Understanding penguin dynamics in Algoa Bay

The African penguin – the only penguin species breeding on the African continent – is classified as endangered because it is undergoing a very rapid population decline. The numbers of these endemic penguins (Spheniscus demersus) have decreased drastically over the last few decades, with a massive 70% decline of this iconic species in the past ten years. This trend currently shows no sign of reversing, and immediate conservation action is required to prevent further declines.

Image by Claudio Velasques Rojas (Homebrew Films)

The RFA therefore opted to support a study by Dr Lorien Pichegru and Alistair McInnes of the University of Cape Town’s Percy FitzPatrick Institute of African Ornithology to assess the relationship between penguin foraging behaviour, prey abundance and fishing activity in the Algoa Bay region. St Croix Island is host to the world’s largest colony of African penguins (75 000 pairs) and was closed to fishing from 1 January 2009 to 31 December 2011 and nearby Bird Island (2500 pairs) remained open to fishing until the 1 of January 2012 after which it was closed for 3 years.
The project was aimed at defining the links between fishing closures and food availability for penguins, understanding how penguins respond to variable prey availability, and optimizing closures regarding both economic and biological needs. Acoustic surveys were used to assess the penguin’s prey availability, while high numbers of GPS tracking devices were simultaneously deployed on breeding penguins from colonies open and closed to fishing pressure to track foraging behaviour.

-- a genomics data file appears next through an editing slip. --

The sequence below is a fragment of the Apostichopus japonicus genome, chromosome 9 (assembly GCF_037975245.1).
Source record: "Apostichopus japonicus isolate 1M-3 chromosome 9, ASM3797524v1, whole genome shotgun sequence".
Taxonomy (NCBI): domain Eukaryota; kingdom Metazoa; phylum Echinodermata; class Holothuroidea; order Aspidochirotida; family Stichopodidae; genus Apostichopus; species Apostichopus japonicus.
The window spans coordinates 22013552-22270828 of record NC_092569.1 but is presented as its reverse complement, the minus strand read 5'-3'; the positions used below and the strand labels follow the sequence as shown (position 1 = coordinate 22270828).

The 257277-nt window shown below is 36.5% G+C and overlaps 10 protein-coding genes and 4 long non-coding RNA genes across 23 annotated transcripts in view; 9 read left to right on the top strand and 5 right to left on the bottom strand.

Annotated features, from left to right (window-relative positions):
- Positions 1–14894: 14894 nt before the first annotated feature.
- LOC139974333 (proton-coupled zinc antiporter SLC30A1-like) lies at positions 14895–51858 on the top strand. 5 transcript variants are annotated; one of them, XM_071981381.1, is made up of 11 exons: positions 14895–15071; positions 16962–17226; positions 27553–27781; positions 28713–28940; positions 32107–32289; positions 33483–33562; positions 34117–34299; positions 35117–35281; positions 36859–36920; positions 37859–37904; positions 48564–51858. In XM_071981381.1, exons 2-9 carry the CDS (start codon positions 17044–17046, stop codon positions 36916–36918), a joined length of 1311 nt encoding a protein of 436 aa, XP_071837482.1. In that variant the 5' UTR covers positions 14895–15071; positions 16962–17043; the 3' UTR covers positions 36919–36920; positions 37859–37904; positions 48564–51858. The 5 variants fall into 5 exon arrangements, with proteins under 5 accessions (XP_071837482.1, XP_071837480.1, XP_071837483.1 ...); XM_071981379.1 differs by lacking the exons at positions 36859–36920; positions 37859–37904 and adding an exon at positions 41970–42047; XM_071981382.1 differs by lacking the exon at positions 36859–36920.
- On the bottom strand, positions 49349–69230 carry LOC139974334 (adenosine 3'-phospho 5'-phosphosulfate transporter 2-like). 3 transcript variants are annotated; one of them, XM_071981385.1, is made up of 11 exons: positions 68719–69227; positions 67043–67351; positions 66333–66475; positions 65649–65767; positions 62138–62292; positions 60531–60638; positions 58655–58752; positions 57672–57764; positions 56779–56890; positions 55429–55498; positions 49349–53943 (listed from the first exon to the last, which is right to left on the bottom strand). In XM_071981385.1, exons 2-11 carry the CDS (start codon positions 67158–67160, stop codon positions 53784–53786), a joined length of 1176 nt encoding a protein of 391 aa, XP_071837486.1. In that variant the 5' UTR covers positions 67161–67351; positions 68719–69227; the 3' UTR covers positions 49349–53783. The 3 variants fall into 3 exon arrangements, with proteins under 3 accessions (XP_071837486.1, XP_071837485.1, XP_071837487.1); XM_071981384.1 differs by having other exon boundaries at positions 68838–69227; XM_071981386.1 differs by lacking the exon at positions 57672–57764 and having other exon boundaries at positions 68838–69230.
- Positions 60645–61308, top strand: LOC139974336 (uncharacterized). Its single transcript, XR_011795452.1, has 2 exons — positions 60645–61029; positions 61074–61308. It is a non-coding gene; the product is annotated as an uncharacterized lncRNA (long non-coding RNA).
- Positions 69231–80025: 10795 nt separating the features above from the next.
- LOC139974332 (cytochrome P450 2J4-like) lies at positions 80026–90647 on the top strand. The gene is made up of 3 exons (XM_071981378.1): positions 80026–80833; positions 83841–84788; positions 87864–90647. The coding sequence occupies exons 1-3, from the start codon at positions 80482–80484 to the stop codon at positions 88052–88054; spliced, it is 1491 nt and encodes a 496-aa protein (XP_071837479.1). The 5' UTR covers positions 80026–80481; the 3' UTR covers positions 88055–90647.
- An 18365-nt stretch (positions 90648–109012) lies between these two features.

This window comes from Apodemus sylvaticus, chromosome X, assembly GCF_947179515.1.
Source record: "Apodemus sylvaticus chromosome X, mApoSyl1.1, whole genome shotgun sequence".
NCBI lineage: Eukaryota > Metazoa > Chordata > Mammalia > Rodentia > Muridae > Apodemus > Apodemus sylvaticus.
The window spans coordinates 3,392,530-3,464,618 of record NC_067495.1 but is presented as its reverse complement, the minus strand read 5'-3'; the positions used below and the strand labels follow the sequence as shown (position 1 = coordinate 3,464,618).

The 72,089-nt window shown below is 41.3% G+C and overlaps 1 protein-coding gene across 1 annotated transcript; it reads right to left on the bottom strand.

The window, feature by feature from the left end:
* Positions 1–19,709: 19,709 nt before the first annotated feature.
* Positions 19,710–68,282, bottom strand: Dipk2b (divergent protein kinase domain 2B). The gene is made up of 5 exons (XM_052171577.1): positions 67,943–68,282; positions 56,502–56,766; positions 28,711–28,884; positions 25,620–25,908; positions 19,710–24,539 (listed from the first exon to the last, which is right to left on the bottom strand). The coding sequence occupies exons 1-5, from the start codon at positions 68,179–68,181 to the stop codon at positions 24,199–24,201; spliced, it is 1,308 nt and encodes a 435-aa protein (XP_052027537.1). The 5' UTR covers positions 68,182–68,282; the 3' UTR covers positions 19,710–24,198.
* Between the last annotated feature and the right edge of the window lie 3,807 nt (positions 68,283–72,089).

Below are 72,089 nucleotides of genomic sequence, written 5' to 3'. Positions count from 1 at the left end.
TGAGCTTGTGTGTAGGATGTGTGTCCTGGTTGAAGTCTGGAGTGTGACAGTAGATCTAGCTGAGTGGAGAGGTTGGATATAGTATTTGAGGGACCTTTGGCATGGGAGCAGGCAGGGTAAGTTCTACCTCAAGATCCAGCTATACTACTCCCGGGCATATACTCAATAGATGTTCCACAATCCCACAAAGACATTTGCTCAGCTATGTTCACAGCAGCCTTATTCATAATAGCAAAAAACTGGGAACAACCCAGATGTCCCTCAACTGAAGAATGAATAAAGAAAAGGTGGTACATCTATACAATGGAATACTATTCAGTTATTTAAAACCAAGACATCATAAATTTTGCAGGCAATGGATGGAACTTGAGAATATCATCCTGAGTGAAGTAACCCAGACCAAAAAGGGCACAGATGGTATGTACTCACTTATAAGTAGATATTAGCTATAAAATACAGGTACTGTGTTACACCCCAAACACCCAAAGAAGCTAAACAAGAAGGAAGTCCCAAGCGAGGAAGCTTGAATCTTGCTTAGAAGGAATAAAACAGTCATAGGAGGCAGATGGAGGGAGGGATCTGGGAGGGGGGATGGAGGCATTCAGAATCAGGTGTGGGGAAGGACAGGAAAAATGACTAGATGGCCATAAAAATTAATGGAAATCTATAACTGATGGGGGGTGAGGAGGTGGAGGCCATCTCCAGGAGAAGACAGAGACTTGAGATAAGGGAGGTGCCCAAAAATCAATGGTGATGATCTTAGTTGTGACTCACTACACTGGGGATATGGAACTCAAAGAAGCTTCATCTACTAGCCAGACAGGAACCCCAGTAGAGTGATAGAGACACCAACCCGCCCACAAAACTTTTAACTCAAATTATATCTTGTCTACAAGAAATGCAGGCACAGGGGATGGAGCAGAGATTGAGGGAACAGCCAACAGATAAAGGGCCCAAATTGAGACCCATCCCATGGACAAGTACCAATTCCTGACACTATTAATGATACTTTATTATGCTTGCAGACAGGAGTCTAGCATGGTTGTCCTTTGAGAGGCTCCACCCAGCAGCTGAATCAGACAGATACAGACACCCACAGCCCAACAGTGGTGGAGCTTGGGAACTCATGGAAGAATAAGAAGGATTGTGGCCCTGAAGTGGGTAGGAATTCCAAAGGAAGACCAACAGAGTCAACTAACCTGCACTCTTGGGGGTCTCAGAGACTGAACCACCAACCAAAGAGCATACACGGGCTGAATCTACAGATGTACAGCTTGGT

Although this study is part of a bigger project which still requires further work, the findings at this stage indicate that:
1. Foraging effort could be related to fish abundance in Algoa Bay, as low fish abundance was concomitant with high foraging effort on both islands in 2012 whereas the opposite was encountered in 2013.
2. Obvious difference in fish abundance was not observed between fished and non-fished areas. However, the identification of the small pelagic species encountered still need to be assessed as it is possible that fishing depletes certain species, thereby modifying the general structure of the fish assemblages.
3. Industrial fishing pressure negatively impacts foraging effort of penguins breeding on St Croix Island and the implementation of a 20km exclusion zone has been demonstrated to benefit penguins. However, further data and the influence of natural physical drivers of fish abundance need to be investigated for stronger conclusions.

The assessment of local fish abundance in this study adds nuances to previously published results: while the size of commercial fishing clearly influences foraging effort, the magnitude of such influence certainly depends on local fish abundance which can vary annually. The results of this study will serve to inform the planning and future development of Marine Protected Areas in South Africa.